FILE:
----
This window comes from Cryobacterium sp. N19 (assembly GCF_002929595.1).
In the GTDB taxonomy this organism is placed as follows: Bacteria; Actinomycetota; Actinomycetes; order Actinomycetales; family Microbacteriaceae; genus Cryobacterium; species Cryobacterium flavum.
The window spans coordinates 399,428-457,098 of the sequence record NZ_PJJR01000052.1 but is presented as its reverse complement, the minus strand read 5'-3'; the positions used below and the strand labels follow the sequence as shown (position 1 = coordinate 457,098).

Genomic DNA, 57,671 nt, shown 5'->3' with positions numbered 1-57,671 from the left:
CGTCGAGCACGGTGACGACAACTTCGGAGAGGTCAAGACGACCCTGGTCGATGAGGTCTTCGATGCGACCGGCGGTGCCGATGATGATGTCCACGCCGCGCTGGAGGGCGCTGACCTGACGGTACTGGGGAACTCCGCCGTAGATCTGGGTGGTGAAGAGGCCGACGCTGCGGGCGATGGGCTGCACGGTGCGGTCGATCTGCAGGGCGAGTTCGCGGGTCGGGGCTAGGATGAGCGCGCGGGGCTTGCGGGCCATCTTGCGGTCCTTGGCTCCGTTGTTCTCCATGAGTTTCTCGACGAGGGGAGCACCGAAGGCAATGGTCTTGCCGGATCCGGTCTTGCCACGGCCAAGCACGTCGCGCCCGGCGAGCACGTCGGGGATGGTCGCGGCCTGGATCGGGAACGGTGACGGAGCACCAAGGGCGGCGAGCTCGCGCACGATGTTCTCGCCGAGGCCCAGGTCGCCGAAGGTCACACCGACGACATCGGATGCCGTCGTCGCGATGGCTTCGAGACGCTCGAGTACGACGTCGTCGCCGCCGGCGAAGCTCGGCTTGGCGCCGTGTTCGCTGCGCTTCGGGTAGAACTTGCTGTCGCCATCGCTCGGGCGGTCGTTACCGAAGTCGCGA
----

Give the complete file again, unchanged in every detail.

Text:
This window comes from Cryobacterium sp. N19 (assembly GCF_002929595.1).
In the GTDB taxonomy this organism is placed as follows: Bacteria; Actinomycetota; Actinomycetes; order Actinomycetales; family Microbacteriaceae; genus Cryobacterium; species Cryobacterium flavum.
The window spans coordinates 399,428-457,098 of the sequence record NZ_PJJR01000052.1 but is presented as its reverse complement, the minus strand read 5'-3'; the positions used below and the strand labels follow the sequence as shown (position 1 = coordinate 457,098).

Genomic DNA, 57,671 nt, shown 5'->3' with positions numbered 1-57,671 from the left:
CGTCGAGCACGGTGACGACAACTTCGGAGAGGTCAAGACGACCCTGGTCGATGAGGTCTTCGATGCGACCGGCGGTGCCGATGATGATGTCCACGCCGCGCTGGAGGGCGCTGACCTGACGGTACTGGGGAACTCCGCCGTAGATCTGGGTGGTGAAGAGGCCGACGCTGCGGGCGATGGGCTGCACGGTGCGGTCGATCTGCAGGGCGAGTTCGCGGGTCGGGGCTAGGATGAGCGCGCGGGGCTTGCGGGCCATCTTGCGGTCCTTGGCTCCGTTGTTCTCCATGAGTTTCTCGACGAGGGGAGCACCGAAGGCAATGGTCTTGCCGGATCCGGTCTTGCCACGGCCAAGCACGTCGCGCCCGGCGAGCACGTCGGGGATGGTCGCGGCCTGGATCGGGAACGGTGACGGAGCACCAAGGGCGGCGAGCTCGCGCACGATGTTCTCGCCGAGGCCCAGGTCGCCGAAGGTCACACCGACGACATCGGATGCCGTCGTCGCGATGGCTTCGAGACGCTCGAGTACGACGTCGTCGCCGCCGGCGAAGCTCGGCTTGGCGCCGTGTTCGCTGCGCTTCGGGTAGAACTTGCTGTCGCCATCGCTCGGGCGGTCGTTACCGAAGTCGCGA